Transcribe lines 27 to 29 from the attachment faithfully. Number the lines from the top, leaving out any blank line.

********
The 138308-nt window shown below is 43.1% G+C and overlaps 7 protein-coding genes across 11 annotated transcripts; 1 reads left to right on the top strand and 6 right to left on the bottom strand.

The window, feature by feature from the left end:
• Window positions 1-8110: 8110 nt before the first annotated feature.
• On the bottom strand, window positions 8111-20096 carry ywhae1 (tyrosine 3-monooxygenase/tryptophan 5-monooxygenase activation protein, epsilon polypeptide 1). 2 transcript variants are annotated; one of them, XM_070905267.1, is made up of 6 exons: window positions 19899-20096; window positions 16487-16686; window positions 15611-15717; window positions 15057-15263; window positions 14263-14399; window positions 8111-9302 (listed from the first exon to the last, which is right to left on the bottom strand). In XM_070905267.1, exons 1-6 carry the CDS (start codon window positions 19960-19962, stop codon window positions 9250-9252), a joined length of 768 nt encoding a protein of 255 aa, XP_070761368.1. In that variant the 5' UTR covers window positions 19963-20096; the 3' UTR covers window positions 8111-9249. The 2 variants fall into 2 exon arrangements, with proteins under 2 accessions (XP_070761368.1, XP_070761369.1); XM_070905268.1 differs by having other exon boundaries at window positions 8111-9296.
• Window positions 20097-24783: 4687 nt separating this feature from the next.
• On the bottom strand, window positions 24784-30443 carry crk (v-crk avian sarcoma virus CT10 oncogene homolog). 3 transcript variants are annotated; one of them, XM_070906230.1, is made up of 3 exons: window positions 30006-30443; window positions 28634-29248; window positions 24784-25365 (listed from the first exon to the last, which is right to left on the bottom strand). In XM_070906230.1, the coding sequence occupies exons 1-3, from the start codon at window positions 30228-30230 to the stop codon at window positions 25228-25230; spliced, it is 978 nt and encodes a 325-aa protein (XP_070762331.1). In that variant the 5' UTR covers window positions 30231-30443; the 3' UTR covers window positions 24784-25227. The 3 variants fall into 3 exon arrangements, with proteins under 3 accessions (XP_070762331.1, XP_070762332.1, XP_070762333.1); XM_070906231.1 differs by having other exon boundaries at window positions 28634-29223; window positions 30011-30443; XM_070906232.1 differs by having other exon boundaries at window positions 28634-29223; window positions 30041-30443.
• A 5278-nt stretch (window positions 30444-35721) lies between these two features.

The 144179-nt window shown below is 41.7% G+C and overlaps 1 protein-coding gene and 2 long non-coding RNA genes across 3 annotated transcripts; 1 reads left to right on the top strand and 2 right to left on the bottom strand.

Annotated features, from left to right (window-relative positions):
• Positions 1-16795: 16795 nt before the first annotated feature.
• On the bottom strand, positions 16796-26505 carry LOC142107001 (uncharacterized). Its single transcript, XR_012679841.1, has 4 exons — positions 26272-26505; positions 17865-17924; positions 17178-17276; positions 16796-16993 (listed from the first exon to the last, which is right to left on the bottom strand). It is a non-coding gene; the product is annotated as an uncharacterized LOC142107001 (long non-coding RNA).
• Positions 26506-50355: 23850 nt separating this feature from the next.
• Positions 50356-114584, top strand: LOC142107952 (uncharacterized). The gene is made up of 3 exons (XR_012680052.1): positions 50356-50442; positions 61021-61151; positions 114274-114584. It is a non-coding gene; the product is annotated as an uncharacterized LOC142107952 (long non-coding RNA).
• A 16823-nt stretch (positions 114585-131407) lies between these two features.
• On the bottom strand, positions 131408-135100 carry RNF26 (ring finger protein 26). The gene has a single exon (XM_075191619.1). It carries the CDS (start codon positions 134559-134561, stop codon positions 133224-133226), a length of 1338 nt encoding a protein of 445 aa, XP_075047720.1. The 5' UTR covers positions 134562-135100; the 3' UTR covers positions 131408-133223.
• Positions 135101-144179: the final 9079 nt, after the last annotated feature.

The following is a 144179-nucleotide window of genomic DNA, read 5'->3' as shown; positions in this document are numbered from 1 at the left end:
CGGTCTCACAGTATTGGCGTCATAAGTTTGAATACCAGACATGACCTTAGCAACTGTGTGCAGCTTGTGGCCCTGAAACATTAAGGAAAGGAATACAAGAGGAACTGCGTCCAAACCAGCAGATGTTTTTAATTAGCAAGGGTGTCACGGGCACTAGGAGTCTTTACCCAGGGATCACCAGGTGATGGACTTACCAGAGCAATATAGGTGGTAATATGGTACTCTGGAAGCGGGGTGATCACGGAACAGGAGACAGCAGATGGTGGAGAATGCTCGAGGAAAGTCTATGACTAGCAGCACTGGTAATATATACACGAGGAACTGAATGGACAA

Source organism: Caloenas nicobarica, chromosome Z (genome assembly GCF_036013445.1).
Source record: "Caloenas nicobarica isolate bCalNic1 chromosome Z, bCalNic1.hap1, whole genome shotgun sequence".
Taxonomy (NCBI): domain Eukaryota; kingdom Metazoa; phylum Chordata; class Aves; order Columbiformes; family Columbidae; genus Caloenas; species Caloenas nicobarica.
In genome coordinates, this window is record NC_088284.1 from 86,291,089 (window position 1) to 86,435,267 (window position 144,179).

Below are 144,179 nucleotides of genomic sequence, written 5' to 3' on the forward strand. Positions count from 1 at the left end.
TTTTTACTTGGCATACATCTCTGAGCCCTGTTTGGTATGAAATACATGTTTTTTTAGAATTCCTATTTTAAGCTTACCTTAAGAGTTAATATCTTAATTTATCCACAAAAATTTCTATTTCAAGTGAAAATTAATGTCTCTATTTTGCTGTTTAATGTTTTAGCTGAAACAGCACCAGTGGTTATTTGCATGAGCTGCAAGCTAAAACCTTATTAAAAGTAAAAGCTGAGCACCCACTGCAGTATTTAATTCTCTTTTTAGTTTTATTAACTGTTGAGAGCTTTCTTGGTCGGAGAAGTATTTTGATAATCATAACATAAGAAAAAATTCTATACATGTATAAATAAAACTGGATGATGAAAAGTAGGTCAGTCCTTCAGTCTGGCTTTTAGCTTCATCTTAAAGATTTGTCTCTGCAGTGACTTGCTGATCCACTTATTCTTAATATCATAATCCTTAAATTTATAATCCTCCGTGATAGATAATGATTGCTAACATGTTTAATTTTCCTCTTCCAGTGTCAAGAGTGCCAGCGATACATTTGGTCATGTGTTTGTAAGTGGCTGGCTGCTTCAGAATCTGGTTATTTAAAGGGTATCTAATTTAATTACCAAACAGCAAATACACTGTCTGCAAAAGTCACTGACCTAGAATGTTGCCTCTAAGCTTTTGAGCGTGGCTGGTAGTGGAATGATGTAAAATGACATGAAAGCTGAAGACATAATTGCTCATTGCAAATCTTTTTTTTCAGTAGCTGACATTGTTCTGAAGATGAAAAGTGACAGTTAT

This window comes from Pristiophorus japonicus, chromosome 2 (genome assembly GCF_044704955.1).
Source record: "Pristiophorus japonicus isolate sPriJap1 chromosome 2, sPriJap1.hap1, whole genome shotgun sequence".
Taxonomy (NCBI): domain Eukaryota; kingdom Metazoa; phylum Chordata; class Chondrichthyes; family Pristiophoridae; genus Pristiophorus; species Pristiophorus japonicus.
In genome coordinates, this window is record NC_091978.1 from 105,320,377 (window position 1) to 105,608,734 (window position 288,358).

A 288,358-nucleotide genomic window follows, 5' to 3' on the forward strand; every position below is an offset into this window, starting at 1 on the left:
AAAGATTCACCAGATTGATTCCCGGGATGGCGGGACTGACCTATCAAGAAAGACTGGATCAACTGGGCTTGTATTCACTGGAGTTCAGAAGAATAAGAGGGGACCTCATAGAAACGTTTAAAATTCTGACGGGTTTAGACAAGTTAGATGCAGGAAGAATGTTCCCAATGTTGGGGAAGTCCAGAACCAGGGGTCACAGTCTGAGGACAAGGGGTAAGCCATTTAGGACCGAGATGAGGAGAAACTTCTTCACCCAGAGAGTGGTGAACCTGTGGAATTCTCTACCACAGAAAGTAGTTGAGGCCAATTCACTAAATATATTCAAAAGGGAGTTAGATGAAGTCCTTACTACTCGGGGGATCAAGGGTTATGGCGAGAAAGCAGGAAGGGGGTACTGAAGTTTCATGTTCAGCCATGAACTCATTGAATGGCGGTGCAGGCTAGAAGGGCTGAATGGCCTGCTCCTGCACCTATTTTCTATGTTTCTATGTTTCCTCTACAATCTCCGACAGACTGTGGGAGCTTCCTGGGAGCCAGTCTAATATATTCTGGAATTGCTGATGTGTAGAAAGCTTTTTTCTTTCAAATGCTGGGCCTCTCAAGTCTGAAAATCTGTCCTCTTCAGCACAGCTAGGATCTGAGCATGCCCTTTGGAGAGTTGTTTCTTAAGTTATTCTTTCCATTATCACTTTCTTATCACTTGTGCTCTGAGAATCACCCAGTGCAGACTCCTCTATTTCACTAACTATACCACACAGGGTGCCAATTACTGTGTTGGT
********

Taxonomy (NCBI): domain Eukaryota; kingdom Metazoa; phylum Chordata; class Chondrichthyes; family Pristiophoridae; genus Pristiophorus; species Pristiophorus japonicus.
In genome coordinates, this window is record NC_091978.1 from 105,320,377 (window position 1) to 105,608,734 (window position 288,358).

A 288,358-nucleotide genomic window follows, 5' to 3' on the forward strand; every position below is an offset into this window, starting at 1 on the left: